We’ve been asked if a monitor has some way of storing data unknowingly and exposing the user to exploits and malicious attacks. Security services and providers often focus on the computer itself when it comes to protection from breaches, hacks, and phishing. But on the other hand, peripherals do not even get a low-level security layer since the attention has always been on the PC’s internals.
Storage devices like HDDs and SSDs, RAM, which often contain crucial or personal data have always been the target of spyware and malware. One example is the recent Spectre/Meltdown issue found on Intel chips which revealed a critical vulnerability that could be exploited. But what about peripherals, which are often just viewed as plug-and-play devices with no internal memory?
Can Monitors Store Data?
The short answer is yes, monitors often have a minor implementation to store data for menial purposes. However, this does not mean that it can store personal data from the machine itself, so it doesn’t present itself as a vulnerability to your cybersecurity. The memory built into them is often used to control the monitor’s behavior, such as remembering the OSD settings you’ve dialed in even if its fully powered down.
Some complex monitors even have complex controllers that have also store data in them, such as the G-Sync exclusive monitors. These FPGA units are basically small computers, but again, the data they have is used for their programming and internal data. It’s impossible for the monitor to extract data from your PC since its only interaction with it is receiving its video input and controls.
But are there Ways to Use Monitors for Attacks?
Unfortunately, some evidence brought to light by researchers points out that there are some vulnerabilities that have to be addressed. One way a monitor can be exploited is by hacking it and manipulating the pixels to trick the user. Bank details can show different balances or power modes can be changed involuntarily.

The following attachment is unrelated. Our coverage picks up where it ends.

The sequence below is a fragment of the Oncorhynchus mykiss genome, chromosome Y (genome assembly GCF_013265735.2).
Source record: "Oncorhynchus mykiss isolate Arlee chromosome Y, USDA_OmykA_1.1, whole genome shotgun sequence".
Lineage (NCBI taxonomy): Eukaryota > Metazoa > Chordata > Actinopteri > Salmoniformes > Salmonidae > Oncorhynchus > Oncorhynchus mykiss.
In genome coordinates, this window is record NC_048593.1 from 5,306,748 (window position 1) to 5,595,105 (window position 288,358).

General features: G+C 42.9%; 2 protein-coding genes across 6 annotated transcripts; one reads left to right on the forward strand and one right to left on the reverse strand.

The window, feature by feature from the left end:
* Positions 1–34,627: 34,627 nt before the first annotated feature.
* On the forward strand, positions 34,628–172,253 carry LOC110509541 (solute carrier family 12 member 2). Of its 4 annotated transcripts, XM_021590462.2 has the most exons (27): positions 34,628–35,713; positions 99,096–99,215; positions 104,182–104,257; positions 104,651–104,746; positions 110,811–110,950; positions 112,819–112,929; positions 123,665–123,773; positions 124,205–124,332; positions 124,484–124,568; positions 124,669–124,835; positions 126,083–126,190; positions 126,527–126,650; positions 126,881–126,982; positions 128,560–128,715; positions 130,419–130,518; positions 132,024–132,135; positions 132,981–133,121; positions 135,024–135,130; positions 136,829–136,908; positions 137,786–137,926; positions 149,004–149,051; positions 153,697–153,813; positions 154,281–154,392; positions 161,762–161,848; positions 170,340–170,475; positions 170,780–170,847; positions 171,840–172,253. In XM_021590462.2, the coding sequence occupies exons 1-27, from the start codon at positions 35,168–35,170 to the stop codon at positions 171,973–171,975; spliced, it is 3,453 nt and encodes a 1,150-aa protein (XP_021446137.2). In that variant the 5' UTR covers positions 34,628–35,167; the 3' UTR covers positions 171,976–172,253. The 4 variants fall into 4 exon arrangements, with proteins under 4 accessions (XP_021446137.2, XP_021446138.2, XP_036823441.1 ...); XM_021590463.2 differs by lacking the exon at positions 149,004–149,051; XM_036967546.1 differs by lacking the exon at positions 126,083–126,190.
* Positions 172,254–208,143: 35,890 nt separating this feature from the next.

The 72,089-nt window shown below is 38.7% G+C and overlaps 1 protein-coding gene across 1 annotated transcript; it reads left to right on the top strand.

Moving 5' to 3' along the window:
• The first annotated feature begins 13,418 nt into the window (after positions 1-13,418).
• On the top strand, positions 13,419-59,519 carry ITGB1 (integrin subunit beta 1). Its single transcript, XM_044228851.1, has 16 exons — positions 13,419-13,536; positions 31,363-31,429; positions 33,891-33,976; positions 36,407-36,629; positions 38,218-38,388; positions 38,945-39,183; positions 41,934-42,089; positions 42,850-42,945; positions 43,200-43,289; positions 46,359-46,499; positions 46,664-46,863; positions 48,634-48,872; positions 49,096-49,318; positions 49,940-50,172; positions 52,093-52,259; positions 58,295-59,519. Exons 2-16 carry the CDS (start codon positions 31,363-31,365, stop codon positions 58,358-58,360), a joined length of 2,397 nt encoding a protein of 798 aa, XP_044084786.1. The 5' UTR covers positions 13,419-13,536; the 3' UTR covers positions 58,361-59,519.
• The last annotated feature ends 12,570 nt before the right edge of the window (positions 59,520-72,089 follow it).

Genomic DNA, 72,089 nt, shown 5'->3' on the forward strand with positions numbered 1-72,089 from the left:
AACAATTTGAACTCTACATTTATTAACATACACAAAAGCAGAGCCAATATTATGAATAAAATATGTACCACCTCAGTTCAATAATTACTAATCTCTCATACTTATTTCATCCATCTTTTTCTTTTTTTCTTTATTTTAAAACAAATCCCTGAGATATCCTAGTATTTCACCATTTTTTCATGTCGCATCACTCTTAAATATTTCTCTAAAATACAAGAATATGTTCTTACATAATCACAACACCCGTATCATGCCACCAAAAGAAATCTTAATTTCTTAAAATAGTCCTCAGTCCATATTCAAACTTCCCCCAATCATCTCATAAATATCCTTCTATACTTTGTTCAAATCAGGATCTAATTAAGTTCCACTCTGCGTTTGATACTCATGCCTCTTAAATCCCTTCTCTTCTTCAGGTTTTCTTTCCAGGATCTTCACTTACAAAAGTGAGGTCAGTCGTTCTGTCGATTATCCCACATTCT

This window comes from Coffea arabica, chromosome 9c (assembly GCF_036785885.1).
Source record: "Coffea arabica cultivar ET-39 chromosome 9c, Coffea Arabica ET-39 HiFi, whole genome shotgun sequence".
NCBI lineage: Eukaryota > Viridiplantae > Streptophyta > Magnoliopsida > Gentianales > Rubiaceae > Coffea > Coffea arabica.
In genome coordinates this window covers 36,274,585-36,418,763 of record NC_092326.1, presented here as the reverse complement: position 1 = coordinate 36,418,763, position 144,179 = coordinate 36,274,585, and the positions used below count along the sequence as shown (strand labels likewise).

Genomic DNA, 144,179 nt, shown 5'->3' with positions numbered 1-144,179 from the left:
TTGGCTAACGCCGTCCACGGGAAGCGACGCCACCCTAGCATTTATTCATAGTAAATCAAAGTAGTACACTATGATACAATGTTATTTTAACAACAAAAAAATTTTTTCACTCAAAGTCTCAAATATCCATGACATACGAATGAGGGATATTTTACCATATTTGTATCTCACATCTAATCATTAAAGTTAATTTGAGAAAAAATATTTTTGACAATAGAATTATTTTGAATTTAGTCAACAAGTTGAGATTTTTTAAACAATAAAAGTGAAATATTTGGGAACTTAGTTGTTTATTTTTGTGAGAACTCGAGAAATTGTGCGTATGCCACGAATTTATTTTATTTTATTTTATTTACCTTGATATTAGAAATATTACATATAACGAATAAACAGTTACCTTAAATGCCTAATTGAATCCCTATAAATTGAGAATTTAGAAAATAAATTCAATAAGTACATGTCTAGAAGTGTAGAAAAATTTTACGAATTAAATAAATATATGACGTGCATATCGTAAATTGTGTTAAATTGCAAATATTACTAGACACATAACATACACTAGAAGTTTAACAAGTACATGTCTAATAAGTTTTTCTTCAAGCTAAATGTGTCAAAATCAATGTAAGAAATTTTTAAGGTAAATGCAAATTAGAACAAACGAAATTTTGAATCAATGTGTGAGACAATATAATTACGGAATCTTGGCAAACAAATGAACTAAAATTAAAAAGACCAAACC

This concept has been posted on GitHub, but so far, it has yet to happen to anyone outside of espionage movies. It can be done by inserting a hacked firmware, but the good news that it has to be inserted by having access to one of the monitor’s inputs. You need to be a ninja to be able to sneak into someone’s office and gaming setup to achieve this since it cannot be done online.
Another vulnerability concept we dug up is by manipulating an LCD’s brightness and RGB color values. But again, it’s not doable online, and the hacker needs to have a camera-equipped device to read the data. Users can be tricked to download the infected firmware and theoretically, you can hack into camera systems like CCTVs, but all of this has to be done within line of sight.
So as you can see, the data extraction for monitors relies on their image output instead of what’s contained in their memory modules. For the most part, we are safe especially when you are offline, but technology progresses too fast. It’s not hard to imaging that all of these can be done by a uniquely designed machine, but those still only exist in fantasy or spy-themed movies at the time of this writing.